Want your show in Vegas? Follow these three rules.

I was an absolute cliche last week, and celebrated my bachelor party in Sin City itself, Las Vegas, Nevada.

And before you ask, this was not a Hangover-like experience at all.  Some golf, some steak, and some great friends and that’s about it (I did think about how cool it would be to write a blog titled, “What Broadway can learn from a strip club,” but this wasn’t that type of party.  What’s funny is that, I think the modern day bachelorette party is a heck of a lot wilder than the male version).

Las Vegas is filled with all kinds of live entertainment, and every time I’m there I feel like a safe-cracker, as I try to dial in and crack the code of what it takes to be successful in this market.

One of the greatest challenges of the Vegas market is that the powers-that-write-the-checks seem to change their mind on what they want every other day.  Family entertainment is in, then it’s out, then adult entertainment is in, then it’s in some more, then Broadway is BIG, then Broadway is out, then it’s about celebrity headliners, and then dance troupes, and so on.  I’m so confused!  I’ve written about Vegas before, but it’s an ongoing education.

As I drove past hotel after hotel on this trip, I did notice a few similarities between the Broadway shows that are currently on the boards.  The trends are pretty simple, but pretty eye-opening, especially since I speak to so many people who say, “And I think my show is perfect for Vegas.”

See, in order to know if your show is right for any market, from Vegas to Broadway, you have to see what is working in the market first.  And if your show doesn’t possess the same characteristics, then getting your project up on its feet in that market, may prove more difficult than you think.  Not impossible, mind you, just more difficult.

So I looked at the four (!) Broadway shows currently running in Vegas (Mamma Mia!Rock of AgesJersey Boys, Million Dollar Quartet) and came up with three rules for getting a show on in Vegas.  If you think your show is right for V-Town, take a look at the three rules below and see how your show stacks up:


All four of the above musicals are jukebox or “Bio Musicals,” which means the casinos are counting on the pre-existing catalog to attract audiences.  And remember, Vegas is an international destination which means a lot of folks don’t speak English.  But everyone speaks pop music.


All of the above shows have had Broadway runs for a minimum of a year, and three out of the four for much longer than that.  On top of their long running NY status, all four of those shows have had multiple productions around the country and around the world.  And if that isn’t enough, get this!  Three out of four of these shows have had movie adaptations.  In other words . . . brand, brand, brand.  These shows have not only run long enough in NYC to establish a strong brand, but their titles have been exposed globally, making it much more likely that a Vegas audience will be familiar with them when they come to town.  If you’re brandless, you got troubles, right here in Sin City.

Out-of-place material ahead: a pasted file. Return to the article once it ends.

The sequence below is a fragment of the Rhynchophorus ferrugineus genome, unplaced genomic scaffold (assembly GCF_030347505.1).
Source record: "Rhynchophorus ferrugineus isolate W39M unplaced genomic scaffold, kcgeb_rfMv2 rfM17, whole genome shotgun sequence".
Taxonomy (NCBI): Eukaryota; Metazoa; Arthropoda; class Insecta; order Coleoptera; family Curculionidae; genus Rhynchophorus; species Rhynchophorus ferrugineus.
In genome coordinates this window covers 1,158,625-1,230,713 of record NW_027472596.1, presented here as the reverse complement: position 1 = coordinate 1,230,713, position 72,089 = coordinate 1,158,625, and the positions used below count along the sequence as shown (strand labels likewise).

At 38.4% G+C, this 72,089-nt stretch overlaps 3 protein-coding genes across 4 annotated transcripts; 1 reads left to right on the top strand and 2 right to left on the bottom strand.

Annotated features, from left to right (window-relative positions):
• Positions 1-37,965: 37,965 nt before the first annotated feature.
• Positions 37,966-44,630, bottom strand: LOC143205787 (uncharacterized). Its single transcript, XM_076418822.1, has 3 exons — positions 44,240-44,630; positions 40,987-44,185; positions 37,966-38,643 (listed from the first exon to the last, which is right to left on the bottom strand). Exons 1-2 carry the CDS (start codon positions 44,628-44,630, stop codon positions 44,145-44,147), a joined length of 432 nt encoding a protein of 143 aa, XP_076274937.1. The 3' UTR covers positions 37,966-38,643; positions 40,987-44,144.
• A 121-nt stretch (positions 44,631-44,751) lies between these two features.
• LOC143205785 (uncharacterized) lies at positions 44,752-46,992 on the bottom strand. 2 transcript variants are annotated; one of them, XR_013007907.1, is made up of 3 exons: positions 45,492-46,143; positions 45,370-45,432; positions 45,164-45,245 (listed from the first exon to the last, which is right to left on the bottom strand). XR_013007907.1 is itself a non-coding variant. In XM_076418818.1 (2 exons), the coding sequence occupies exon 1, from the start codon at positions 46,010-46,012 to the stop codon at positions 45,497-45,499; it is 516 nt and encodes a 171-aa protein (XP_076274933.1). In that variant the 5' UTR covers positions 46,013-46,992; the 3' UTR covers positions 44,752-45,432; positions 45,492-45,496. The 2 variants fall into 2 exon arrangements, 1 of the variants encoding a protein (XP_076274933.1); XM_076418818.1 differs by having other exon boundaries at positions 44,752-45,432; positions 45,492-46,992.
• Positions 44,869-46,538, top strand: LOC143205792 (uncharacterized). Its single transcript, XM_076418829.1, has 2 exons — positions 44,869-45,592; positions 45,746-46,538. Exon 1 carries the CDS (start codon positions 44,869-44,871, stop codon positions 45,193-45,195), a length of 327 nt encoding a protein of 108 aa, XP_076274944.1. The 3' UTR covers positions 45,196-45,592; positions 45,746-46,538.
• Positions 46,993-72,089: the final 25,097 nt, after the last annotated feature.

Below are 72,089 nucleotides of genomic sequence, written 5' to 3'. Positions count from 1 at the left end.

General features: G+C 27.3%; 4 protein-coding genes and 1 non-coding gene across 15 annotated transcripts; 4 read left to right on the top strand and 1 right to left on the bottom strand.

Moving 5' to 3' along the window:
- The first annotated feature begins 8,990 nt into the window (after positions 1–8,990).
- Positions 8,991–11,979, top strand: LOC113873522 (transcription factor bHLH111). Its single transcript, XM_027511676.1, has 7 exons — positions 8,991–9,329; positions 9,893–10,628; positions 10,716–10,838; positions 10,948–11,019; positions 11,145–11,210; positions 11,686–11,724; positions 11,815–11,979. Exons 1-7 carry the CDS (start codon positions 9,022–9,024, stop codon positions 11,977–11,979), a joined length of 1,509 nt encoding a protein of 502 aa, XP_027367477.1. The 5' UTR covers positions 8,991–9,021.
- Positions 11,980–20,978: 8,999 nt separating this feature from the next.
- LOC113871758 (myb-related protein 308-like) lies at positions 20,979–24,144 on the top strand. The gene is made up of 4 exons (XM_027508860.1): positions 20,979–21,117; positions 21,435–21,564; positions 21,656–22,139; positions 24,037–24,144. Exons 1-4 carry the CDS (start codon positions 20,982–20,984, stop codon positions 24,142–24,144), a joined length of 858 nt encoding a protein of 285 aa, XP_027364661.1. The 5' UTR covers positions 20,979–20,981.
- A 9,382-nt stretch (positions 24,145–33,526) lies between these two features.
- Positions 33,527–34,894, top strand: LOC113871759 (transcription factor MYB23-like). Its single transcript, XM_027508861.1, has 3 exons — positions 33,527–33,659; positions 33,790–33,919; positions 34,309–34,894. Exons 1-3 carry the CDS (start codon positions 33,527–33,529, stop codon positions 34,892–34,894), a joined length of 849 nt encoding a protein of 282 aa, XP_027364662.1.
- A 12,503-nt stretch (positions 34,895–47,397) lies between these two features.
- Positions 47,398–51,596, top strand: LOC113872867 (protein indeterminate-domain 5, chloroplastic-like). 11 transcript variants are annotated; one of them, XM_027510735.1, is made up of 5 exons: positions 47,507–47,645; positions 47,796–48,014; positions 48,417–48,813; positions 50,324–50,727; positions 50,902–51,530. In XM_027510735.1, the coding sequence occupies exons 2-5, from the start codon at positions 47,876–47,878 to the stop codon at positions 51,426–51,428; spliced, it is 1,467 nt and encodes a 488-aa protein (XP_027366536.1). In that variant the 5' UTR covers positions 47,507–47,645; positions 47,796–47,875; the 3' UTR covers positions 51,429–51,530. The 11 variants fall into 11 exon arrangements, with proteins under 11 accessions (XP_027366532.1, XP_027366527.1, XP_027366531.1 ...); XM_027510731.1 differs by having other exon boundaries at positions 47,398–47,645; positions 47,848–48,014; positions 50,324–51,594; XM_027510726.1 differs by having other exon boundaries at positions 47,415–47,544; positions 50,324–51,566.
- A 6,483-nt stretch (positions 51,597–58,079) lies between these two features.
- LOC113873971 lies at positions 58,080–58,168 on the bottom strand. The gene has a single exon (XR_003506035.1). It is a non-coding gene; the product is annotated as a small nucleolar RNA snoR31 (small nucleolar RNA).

Here’s a comforting fact – none of these shows feature celebrities.  The show is the star, and there’s no need to add any third rate sitcom star to the pile.  If the brand is strong, and the show is good, then Vegas seems to be satisfied with that.  This is a similar philosophy that works on Broadway for the super long running shows as I wrote about here long, long ago.


None of the above is a box-office curing miracle revelation, but it is important to know what you’re getting into, before you try to get into it.  I know that I looked at this list and said, “Huh, so I shouldn’t focus any of my energy on Vegas at all.  I should focus it on NY.  And when NY happens, Vegas will follow.”

Of course, that’s until Vegas changes its mind again, which will probably happen in 3, 2, 1 . . .


(Got a comment? I love ‘em, so comment below! Email Subscribers, click here then scroll down to say what’s on your mind!)
– – – – –


– Need to raise money for your show?  Get Raise It!  My just released and guaranteed how-to guide.  Click here.

– Want $500? Only 4 days left to enter our 10 Minute Play Contest!

– Only 2 days left to vote in the 2014 Broadway Marketing Awards!  Vote today!

-Win 2 tickets to Once on Broadway! Click here.

  • Chris Marks says:

    My experience has been that Vegas audiences aren’t really Broadway theater audiences. This might be why juke box musicals seem popular (they don’t seem “artsy”.) If you want to produce for Vegas you have to be willing to truncate your show because the casinos frown on just about anything running longer than 90 minutes (yet another reason why juke box musicals – heavy on music, light on story- are popular). Steve Wynn gambled on “Avenue Q” and lost (big time) although it seemed like something that should have worked. “Spamalot” also seemed a sure fire winner for Vegas but had minimal success. “Phantom of the Opera” had limited success but, even with editing, was too long and too close to opera for the casino crowd. The team for “Spiderman: Turn Off The Dark” is supposedly considering Vegas, but if I were looking to invest that certainly wouldn’t be on my agenda.

  • Tom Stevens says:

    Hi Ken, I have been in Vegas for 12 years and I have seen so many shows open and close. Some closed before they opened. I think k my partner and I have all the ingredients of what could be a wonderfully received show by all. Have a look at our website and also go to our Facebook page from there. Martin and Lewis were the biggest musical comedy duo in the world. This show needs to be in Vegas.

  • Ed Katz says:

    Hi Ken,
    Insightful as usual- and dead on.
    Congratulations on your upcoming wedding!
    Very happy for you and your fiance!
    Happy 4th and all best wishes,

Leave a Reply

Your email address will not be published. Required fields are marked *